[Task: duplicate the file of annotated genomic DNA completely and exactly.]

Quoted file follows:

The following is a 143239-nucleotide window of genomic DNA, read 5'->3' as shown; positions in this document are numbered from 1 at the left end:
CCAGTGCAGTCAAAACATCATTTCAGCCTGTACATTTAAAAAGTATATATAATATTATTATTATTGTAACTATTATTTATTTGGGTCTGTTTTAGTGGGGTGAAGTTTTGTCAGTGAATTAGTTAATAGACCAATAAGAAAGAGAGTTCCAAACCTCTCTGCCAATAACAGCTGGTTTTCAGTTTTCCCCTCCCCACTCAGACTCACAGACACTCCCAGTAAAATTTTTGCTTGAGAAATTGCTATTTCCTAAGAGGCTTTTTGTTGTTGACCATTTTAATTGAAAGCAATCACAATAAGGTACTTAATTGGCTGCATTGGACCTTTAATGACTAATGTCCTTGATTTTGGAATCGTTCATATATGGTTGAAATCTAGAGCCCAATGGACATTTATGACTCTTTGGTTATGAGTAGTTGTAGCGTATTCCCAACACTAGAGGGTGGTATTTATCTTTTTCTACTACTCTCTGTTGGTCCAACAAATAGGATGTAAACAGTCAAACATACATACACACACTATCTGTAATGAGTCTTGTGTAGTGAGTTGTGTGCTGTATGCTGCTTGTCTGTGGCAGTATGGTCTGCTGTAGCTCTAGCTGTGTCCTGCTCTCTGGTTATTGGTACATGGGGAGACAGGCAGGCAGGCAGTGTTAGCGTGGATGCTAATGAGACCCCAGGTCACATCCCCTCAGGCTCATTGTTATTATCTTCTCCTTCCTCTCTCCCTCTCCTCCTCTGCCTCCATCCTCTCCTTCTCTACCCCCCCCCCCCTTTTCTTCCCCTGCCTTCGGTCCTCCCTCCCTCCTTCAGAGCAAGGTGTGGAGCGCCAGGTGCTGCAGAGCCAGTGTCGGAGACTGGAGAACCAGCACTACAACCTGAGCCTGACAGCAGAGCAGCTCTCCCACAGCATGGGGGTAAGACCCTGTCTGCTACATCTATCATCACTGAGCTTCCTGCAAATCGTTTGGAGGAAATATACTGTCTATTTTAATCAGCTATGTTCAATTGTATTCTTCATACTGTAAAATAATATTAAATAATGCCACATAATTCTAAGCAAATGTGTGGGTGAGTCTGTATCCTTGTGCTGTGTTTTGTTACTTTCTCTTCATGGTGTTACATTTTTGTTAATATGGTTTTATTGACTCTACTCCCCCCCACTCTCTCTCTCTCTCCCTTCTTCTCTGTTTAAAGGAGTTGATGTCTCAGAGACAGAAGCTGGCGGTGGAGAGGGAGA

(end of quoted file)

The following is a 143239-nucleotide window of genomic DNA, read 5'->3' as shown; positions in this document are numbered from 1 at the left end:
CCAGTGCAGTCAAAACATCATTTCAGCCTGTACATTTAAAAAGTATATATAATATTATTATTATTGTAACTATTATTTATTTGGGTCTGTTTTAGTGGGGTGAAGTTTTGTCAGTGAATTAGTTAATAGACCAATAAGAAAGAGAGTTCCAAACCTCTCTGCCAATAACAGCTGGTTTTCAGTTTTCCCCTCCCCACTCAGACTCACAGACACTCCCAGTAAAATTTTTGCTTGAGAAATTGCTATTTCCTAAGAGGCTTTTTGTTGTTGACCATTTTAATTGAAAGCAATCACAATAAGGTACTTAATTGGCTGCATTGGACCTTTAATGACTAATGTCCTTGATTTTGGAATCGTTCATATATGGTTGAAATCTAGAGCCCAATGGACATTTATGACTCTTTGGTTATGAGTAGTTGTAGCGTATTCCCAACACTAGAGGGTGGTATTTATCTTTTTCTACTACTCTCTGTTGGTCCAACAAATAGGATGTAAACAGTCAAACATACATACACACACTATCTGTAATGAGTCTTGTGTAGTGAGTTGTGTGCTGTATGCTGCTTGTCTGTGGCAGTATGGTCTGCTGTAGCTCTAGCTGTGTCCTGCTCTCTGGTTATTGGTACATGGGGAGACAGGCAGGCAGGCAGTGTTAGCGTGGATGCTAATGAGACCCCAGGTCACATCCCCTCAGGCTCATTGTTATTATCTTCTCCTTCCTCTCTCCCTCTCCTCCTCTGCCTCCATCCTCTCCTTCTCTACCCCCCCCCCCCTTTTCTTCCCCTGCCTTCGGTCCTCCCTCCCTCCTTCAGAGCAAGGTGTGGAGCGCCAGGTGCTGCAGAGCCAGTGTCGGAGACTGGAGAACCAGCACTACAACCTGAGCCTGACAGCAGAGCAGCTCTCCCACAGCATGGGGGTAAGACCCTGTCTGCTACATCTATCATCACTGAGCTTCCTGCAAATCGTTTGGAGGAAATATACTGTCTATTTTAATCAGCTATGTTCAATTGTATTCTTCATACTGTAAAATAATATTAAATAATGCCACATAATTCTAAGCAAATGTGTGGGTGAGTCTGTATCCTTGTGCTGTGTTTTGTTACTTTCTCTTCATGGTGTTACATTTTTGTTAATATGGTTTTATTGACTCTACTCCCCCCCACTCTCTCTCTCTCTCCCTTCTTCTCTGTTTAAAGGAGTTGATGTCTCAGAGACAGAAGCTGGCGGTGGAGAGGGAGA